(CNN) Five years ago at Augusta he said he wasn’t “good enough” to win a major, now Sergio Garcia shares the halfway lead with Charley Hoffman, Thomas Pieters and Rickie Fowler at the Masters.
Garcia fired a three-under 69 on another breezy day in Georgia to reach four under and erase the four-shot overnight lead of Hoffman, who added a 75 to his opening 65 to slip back.
Belgian debutant Pieters, 25, who played a starring role for Europe on his Ryder Cup debut in September, hit 68, while the ever-improving Fowler joined the quartet late Friday with a 67.
The 37-year-old Garcia, for so long golf’s nearly man, is playing in his 73rd major as a professional but is still chasing a first win. Could the stars finally be aligning for him, or is it just a little too perfect? Sunday, after all, coincides with what would have been fellow Spaniard Seve Ballesteros’ 60th birthday.
Ballesteros, who died in 2011, was the first European to win the Masters in 1980 and backed it up with another green jacket in 1983.
Garcia’s talent has been evident since he came second to Tiger Woods in the 1999 US PGA as an ebullient 19-year-old, but his tantalising career has also been racked by self-doubt, a tendency to bemoan his misfortune, and a less than warm relationship with Augusta.
In 2012, after a frustrating third round, he told Spanish reporters: “I’m not good enough and today I know it.
“I’ve been trying for 13 years and I don’t feel capable of winning. I don’t know what happened to me. Maybe it’s something psychological. After 13 years, my chances are over. I’m not good enough for the majors. That’s it.”
But Garcia, who is engaged to be married later this year, reckons he is “a bit calmer now” and is “working on trying to accept things.” He duly accepted birdies on his first three holes despite the stiff early wind Friday and kept up the pressure as he bids to better tied fourth in 2004.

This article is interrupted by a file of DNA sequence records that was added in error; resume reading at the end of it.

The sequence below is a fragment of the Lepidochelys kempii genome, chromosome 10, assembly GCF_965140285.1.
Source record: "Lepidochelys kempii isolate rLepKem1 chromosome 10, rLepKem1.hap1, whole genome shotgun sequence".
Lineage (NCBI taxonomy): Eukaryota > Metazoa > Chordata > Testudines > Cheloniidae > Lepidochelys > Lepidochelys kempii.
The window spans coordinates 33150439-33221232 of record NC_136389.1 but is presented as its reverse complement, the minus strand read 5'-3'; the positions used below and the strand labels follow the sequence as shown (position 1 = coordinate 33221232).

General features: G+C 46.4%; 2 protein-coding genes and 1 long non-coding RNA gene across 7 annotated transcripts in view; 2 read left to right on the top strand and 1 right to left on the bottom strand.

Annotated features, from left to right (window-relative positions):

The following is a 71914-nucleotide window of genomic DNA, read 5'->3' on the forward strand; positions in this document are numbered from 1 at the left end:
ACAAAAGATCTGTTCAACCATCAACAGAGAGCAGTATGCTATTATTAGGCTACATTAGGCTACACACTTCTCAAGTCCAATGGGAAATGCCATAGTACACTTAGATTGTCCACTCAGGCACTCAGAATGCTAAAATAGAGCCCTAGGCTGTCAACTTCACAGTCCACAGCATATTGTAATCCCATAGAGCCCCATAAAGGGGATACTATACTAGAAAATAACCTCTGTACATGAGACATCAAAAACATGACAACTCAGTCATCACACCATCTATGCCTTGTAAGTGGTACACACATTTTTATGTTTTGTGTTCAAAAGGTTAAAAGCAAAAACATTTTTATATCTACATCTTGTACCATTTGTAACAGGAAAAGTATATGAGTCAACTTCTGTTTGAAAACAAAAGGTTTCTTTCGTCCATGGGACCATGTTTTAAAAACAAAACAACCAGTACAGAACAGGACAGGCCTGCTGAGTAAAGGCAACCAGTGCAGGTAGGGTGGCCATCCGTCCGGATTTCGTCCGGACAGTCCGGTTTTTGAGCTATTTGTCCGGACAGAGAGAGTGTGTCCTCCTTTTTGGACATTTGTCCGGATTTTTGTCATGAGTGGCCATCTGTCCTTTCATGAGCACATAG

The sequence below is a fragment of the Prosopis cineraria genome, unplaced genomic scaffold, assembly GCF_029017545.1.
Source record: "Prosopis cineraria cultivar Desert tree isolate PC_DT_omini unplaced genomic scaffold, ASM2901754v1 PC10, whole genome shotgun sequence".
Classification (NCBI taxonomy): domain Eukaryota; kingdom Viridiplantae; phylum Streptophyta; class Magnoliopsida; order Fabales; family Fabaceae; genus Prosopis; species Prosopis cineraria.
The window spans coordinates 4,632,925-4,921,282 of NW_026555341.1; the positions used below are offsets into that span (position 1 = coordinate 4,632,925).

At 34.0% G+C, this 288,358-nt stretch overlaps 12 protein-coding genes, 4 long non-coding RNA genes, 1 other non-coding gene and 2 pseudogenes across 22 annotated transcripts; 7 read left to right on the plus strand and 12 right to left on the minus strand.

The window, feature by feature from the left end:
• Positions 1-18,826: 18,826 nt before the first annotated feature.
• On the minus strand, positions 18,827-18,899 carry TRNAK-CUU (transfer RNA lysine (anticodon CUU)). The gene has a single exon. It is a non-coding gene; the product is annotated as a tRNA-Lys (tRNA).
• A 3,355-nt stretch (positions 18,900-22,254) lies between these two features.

American Hoffman, who breezed around a blustery Augusta Thursday, wobbled in the wind Friday but kept his nerve as the pack closed in as he chases a first major title at the 23rd attempt.
“I obviously wasn’t going to follow up yesterday’s round with another but I’m happy with the way I finished,” the 40-year-old, who came ninth in 2015, told Sky.
The highlight of Pieters’ round was an eagle three at the stunning par-5 13th. A birdie to follow at 14 took him into a share of the lead and he parred his way home.
The last player to win the Masters on his debut was Fuzzy Zoeller in 1979, but Pieters is not one to dwell on peripheries.
“I don’t overthink stuff,” explained the unflappable Pieters, who won four of his five matches against the USA at Hazeltine. “It is a special course and special tournament but it’s still just golf.
“I’m going to take the experience from the Ryder Cup — that was great pressure and this is intense, too. I like it.”
Couples in contention
Fowler, 28, who finished in the top five in all four majors in 2014 but has yet to win one of golf’s big events, began his charge with an eagle at the long second when he holed from the greenside bunker.
“I’m excited, I’m looking forward to the weekend, it’s going to be fun,” Fowler told Sky Sports.